Martin also said earlier this week in the NAPT Dispatch that he addressed a recent letter to NTSB Chair Robert Sumwalt and encouraged him to follow through on a perspective shared by Dr. Kristin Poland, NTSB’s deputy director of the Office of Highway Safety, in the May issue of School Transportation News magazine. In her article for STN, Poland discussed lessons learned from a 2014 high-speed crash of an SUV and a school bus that was not equipped with lap-shoulder belts, that was transporting a high school baseball team. While none of the student-athletes suffered life-threatening injuries, several students later experienced concussion symptoms, some of which lasted for months, as a result of the crash impact.
“[Poland] notes, ‘While the school bus protected its occupants from life-threatening injuries in this severe high-speed crash, perhaps future school bus design should account for 'minor' injuries, like concussions, that can cause significant challenges not just for athletes but all student passengers.’” Martin wrote. “Poland’s article also says, ‘A better understanding of the risks associated with concussion injuries may enable a different approach to the discussion of school bus occupant protection.’”
Martin said that he is encouraged by Poland’s new interest in compartmentalization, which he added has likely been NHTSA’s most successful approach to passenger crash protection. NAPT said Martin also believes, as Poland does, that it “may enable a different,” and hopefully, a broader conversation about how to best protect children riding in school buses.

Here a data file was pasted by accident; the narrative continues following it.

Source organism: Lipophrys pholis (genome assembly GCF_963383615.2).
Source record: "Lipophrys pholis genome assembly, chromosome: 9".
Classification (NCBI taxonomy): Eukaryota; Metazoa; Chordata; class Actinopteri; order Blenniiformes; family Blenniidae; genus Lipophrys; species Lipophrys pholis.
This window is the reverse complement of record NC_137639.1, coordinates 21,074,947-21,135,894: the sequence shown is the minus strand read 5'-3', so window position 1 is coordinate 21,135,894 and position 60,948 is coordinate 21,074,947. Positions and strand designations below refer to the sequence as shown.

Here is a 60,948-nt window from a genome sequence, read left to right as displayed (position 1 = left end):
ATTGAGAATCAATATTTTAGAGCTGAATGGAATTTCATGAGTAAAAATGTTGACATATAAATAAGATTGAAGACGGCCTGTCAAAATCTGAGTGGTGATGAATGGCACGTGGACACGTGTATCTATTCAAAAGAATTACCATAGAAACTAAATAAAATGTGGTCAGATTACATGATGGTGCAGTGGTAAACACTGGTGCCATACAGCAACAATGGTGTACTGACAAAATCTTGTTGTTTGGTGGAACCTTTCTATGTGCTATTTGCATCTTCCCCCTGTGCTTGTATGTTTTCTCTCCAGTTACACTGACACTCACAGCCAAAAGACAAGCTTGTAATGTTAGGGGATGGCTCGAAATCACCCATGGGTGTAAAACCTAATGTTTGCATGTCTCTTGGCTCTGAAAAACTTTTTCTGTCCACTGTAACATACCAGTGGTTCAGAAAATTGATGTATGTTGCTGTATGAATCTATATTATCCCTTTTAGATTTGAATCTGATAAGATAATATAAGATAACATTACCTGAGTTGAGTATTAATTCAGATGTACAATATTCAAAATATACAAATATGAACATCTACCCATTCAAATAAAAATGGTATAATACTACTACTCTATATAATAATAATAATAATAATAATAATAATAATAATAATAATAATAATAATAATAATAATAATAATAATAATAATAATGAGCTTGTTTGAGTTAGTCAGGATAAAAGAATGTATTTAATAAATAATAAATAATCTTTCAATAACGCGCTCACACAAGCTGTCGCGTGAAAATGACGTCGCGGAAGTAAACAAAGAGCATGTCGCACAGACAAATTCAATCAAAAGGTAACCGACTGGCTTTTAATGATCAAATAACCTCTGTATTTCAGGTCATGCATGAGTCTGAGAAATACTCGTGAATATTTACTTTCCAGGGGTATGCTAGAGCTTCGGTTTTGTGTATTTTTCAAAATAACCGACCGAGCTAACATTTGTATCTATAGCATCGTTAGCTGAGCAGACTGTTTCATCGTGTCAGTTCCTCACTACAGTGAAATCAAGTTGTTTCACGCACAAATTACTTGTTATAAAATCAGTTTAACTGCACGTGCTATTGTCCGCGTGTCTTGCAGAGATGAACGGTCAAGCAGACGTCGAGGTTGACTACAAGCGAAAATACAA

“For the last 15 years we have asked NHTSA to rethink the parameters of compartmentalization,” Martin said. “We are encouraged by Dr. Poland’s thinking and sincerely hope Chairman Sumwalt will lead NTSB in that direction.”
Former NTSB Chairman Christopher Hart has attended the NAPT Summit and the National Association of State Directors of Pupil Transportation Services annual conference for the past several years. He reiterated at the Nov. 2016 meeting that lap-shoulder belts are the most effective way to enhance school bus compartmentalization, or the protection afforded to students with high-backed and cushioned seats.
NTSB research into other fatal school bus crashes, as well as school bus crash tests performed by IMMI, the manufacturer of the SafeGuard brand of school bus seats and seat belts, have shown compartmentalization works best in frontal and rear impact crashes. However, students often are thrown from this seating compartment during side impacts and rollovers, thereby becoming human projectiles.
“Compartmentalization is the egg carton. Lap-shoulder belts close the lid,” Hart told NASDPTS members last November in Columbus, Ohio.